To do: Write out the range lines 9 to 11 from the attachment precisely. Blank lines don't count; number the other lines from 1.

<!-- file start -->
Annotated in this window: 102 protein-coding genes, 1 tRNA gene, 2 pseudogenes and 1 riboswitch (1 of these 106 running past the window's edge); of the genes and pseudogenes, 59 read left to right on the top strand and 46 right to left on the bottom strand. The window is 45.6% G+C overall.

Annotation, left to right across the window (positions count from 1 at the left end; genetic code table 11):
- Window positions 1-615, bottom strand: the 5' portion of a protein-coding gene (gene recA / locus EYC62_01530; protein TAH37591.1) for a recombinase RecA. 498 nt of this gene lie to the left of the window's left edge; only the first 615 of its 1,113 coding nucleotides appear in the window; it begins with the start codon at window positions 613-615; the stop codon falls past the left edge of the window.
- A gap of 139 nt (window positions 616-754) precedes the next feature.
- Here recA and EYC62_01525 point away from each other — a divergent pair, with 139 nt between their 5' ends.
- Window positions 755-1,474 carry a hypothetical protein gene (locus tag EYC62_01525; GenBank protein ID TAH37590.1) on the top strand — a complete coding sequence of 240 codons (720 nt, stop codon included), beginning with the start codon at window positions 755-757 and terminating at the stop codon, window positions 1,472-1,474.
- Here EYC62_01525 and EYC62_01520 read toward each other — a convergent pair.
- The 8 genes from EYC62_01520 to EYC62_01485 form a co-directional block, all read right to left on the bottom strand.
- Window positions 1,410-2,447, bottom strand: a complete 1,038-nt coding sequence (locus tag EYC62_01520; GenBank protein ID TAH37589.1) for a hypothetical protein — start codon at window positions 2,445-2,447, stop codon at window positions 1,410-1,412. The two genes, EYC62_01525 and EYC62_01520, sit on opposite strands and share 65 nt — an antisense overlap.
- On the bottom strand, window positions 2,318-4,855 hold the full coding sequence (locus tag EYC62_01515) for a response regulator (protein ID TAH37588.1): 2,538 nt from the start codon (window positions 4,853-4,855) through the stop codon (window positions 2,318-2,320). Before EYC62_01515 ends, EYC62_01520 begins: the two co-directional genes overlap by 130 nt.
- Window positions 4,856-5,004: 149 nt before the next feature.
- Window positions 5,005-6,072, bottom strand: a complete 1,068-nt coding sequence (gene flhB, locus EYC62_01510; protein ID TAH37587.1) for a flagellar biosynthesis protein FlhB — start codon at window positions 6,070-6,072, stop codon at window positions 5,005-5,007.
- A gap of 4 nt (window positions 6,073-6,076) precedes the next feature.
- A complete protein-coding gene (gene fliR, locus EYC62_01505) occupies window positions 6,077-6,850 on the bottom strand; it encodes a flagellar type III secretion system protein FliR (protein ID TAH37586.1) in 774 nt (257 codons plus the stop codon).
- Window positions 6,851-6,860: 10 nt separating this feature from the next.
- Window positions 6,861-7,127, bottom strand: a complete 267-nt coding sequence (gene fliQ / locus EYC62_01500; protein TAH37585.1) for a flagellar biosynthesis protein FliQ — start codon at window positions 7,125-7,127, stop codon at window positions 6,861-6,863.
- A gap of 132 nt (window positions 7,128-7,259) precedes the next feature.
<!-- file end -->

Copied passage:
- Window positions 1,410-2,447, bottom strand: a complete 1,038-nt coding sequence (locus tag EYC62_01520; GenBank protein ID TAH37589.1) for a hypothetical protein — start codon at window positions 2,445-2,447, stop codon at window positions 1,410-1,412. The two genes, EYC62_01525 and EYC62_01520, sit on opposite strands and share 65 nt — an antisense overlap.
- On the bottom strand, window positions 2,318-4,855 hold the full coding sequence (locus tag EYC62_01515) for a response regulator (protein ID TAH37588.1): 2,538 nt from the start codon (window positions 4,853-4,855) through the stop codon (window positions 2,318-2,320). Before EYC62_01515 ends, EYC62_01520 begins: the two co-directional genes overlap by 130 nt.
- Window positions 4,856-5,004: 149 nt before the next feature.